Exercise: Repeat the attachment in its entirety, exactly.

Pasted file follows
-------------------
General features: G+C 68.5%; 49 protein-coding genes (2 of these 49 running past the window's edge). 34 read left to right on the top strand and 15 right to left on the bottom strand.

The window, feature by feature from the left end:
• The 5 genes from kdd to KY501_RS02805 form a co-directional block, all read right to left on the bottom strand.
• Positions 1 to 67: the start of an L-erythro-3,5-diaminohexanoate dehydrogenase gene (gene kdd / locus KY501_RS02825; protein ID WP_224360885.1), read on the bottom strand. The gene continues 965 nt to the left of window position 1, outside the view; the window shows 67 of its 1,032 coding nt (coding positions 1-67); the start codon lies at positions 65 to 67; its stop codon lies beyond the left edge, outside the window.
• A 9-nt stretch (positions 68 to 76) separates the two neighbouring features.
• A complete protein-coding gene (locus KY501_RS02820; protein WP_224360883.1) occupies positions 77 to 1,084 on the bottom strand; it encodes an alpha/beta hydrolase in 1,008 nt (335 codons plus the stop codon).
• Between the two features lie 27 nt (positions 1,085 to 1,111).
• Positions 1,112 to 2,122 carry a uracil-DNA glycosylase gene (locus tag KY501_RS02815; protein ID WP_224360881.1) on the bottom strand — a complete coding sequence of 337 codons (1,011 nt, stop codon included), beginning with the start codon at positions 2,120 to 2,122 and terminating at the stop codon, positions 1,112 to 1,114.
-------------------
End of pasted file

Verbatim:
General features: G+C 68.5%; 49 protein-coding genes (2 of these 49 running past the window's edge). 34 read left to right on the top strand and 15 right to left on the bottom strand.

The window, feature by feature from the left end:
• The 5 genes from kdd to KY501_RS02805 form a co-directional block, all read right to left on the bottom strand.
• Positions 1 to 67: the start of an L-erythro-3,5-diaminohexanoate dehydrogenase gene (gene kdd / locus KY501_RS02825; protein ID WP_224360885.1), read on the bottom strand. The gene continues 965 nt to the left of window position 1, outside the view; the window shows 67 of its 1,032 coding nt (coding positions 1-67); the start codon lies at positions 65 to 67; its stop codon lies beyond the left edge, outside the window.
• A 9-nt stretch (positions 68 to 76) separates the two neighbouring features.
• A complete protein-coding gene (locus KY501_RS02820; protein WP_224360883.1) occupies positions 77 to 1,084 on the bottom strand; it encodes an alpha/beta hydrolase in 1,008 nt (335 codons plus the stop codon).
• Between the two features lie 27 nt (positions 1,085 to 1,111).
• Positions 1,112 to 2,122 carry a uracil-DNA glycosylase gene (locus tag KY501_RS02815; protein ID WP_224360881.1) on the bottom strand — a complete coding sequence of 337 codons (1,011 nt, stop codon included), beginning with the start codon at positions 2,120 to 2,122 and terminating at the stop codon, positions 1,112 to 1,114.